With general elections scheduled for 2013, the Malaysian government is trying desperately to muzzle any form of opposition.
The Coalition for Free and Fair Elections, created in 2006 and known under the name of Bersih, has launched a new campaign, Bersih 2, with the aim of changing the electoral law before the elections. The coalition is made up of 62 non-governmental organisations of civil society and supported by opposition political parties. Bersih 2 has an eight point program which demands notably a three week electoral campaign, verification of the electoral lists, the prevention of fraud, proportional access to the media, and an end to corruption.
Bersih 2 has found a growing echo among the public and it called for a demonstration on Saturday July 9. The government did all it could to prevent this demonstration, banning it, arresting more than 200 activists and preventing of thousands of demonstrators from getting to Kuala Lumpur. Nonetheless, more than 50,000 people joined the demonstration. The police arrested more than 1,600 marchers after having dispersed the peaceful demonstration with water cannon and tear gas. All were subsequently released.
As is the case with many authoritarian regimes, the Arab revolutions have struck fear into the heart of a government whose main party, the UMNO, has lead the country uninterruptedly since independence in 1957. It wants to prevent any extension of the campaign Bersih 2 in the manner of the first campaign, launched in 2007, which was followed in 2008 by an unprecedented electoral defeat for the ruling coalition and the UMNO.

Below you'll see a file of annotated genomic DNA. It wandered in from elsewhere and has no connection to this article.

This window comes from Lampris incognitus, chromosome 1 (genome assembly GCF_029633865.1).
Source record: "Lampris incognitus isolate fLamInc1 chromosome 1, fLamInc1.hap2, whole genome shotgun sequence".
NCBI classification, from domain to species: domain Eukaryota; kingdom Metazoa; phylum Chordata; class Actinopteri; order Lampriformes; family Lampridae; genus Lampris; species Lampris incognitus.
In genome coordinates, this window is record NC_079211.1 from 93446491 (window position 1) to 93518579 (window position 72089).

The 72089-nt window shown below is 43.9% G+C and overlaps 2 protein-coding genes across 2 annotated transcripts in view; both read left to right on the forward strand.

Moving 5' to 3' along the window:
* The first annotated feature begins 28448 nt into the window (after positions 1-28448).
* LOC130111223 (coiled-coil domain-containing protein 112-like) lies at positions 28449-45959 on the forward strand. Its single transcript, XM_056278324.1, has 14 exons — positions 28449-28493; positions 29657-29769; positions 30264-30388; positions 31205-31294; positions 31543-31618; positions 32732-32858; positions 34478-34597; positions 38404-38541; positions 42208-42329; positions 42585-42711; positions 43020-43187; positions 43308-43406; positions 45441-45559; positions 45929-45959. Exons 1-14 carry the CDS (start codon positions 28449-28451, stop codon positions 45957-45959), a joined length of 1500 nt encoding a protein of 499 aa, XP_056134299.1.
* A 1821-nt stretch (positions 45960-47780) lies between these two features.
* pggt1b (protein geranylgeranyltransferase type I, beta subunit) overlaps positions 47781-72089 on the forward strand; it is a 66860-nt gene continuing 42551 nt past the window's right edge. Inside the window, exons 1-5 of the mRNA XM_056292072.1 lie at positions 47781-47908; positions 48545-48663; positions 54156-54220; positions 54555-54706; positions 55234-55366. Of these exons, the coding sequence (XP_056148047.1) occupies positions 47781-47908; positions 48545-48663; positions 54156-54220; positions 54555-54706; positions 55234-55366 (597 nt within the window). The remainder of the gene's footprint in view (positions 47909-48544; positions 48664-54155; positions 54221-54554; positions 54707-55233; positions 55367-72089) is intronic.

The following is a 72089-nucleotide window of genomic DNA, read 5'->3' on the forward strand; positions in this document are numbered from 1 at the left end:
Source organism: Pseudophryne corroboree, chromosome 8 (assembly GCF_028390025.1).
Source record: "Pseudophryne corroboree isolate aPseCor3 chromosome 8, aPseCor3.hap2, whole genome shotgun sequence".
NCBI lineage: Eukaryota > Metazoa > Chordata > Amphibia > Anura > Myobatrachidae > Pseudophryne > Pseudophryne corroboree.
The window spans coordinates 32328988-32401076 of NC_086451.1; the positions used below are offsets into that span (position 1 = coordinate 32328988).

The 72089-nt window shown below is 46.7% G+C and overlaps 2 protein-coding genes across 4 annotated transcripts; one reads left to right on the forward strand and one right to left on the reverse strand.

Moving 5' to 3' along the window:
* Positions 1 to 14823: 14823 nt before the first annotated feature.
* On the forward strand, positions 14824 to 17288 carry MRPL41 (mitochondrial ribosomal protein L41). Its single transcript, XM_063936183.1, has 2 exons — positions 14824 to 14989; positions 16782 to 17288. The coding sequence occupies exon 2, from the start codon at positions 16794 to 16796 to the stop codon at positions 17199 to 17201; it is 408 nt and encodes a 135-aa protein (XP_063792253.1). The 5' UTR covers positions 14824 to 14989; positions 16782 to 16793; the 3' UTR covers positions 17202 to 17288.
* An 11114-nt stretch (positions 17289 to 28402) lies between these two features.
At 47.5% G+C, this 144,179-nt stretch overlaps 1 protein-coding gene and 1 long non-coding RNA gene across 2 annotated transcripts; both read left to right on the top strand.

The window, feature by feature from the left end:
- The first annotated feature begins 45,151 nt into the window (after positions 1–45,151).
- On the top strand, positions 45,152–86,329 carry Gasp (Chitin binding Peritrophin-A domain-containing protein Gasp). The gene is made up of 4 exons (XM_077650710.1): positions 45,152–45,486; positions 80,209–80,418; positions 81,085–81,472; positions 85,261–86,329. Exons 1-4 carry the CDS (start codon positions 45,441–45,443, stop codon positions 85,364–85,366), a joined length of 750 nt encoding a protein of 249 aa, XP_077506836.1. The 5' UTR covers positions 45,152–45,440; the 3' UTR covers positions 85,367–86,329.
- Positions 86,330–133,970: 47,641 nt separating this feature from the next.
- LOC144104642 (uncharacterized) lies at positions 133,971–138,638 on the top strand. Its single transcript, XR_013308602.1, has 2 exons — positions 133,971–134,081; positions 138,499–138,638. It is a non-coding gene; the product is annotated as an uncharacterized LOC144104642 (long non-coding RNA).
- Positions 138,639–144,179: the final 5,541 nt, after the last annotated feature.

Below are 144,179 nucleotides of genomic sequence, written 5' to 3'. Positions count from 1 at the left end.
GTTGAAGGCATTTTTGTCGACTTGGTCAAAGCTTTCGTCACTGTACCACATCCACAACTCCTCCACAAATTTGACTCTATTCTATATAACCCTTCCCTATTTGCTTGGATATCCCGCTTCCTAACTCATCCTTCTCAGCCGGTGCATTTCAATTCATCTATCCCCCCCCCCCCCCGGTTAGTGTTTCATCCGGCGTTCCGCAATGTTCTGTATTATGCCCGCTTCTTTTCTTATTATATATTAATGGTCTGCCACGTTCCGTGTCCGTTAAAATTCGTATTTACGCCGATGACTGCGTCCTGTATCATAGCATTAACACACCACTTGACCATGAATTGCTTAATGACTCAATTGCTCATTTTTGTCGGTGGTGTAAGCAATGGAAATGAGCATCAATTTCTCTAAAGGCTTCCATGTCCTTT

Meanwhile, the government has arrested 30 activists of the PSM (Parti Socialis Malaysia) who distributed leaflets in the context of their campaign “Enough already, retire now”. Six of them, including a federal member of parliament, were detained. An Emergency Ordinance authorises the government to hold them in isolation in extremely harsh conditions for 60 days without charge. Their lawyers and families have very limited visiting rights.
The PSM has launched an international campaign for their immediate and unconditional release. You can contribute by:
Signing the online petition;
Sending letters by mail to the authorities. A model letter is given below:
We write to you concerning the detention of Member of Parliament Sungai Siput Dr Jeyakumar Devaraj and 29 members of the Parti Sosialis Malaysia who have been detained in Penang.
They have been charged for attempting to revive the Communist Party and waging war against the King. These are extreme charges especially when there is no shred of evidence to support this.
We understand that they are being held under deplorable conditions which are not acceptable especially when Malaysia sits on the UN Human Rights Council.
As such we urge your good self to intervene in this matter and seek your assistance to facilitate their immediate release.
Thank you for your attention in this matter.
YAB Datuk Seri Najib Tun Razak
Prime Minister, Malaysia
Office of The Prime Minister,
Main Block, Perdana Putra Building,
Federal Government Administrative Centre,
62502 Putrajaya, MALAYSIA
Tel : 603-8888 8000
Fax : 603-8888 3444
E-Mail : email@example.com
Tan Sri Ismail Omar
Inspector General Police
Ibu Pejabat Polis Diraja Malaysia,
50560 Bukit Aman,
Kuala Lumpur, Malaysia.
Tel: +603 2262 6015
Fax: +603 2272 5613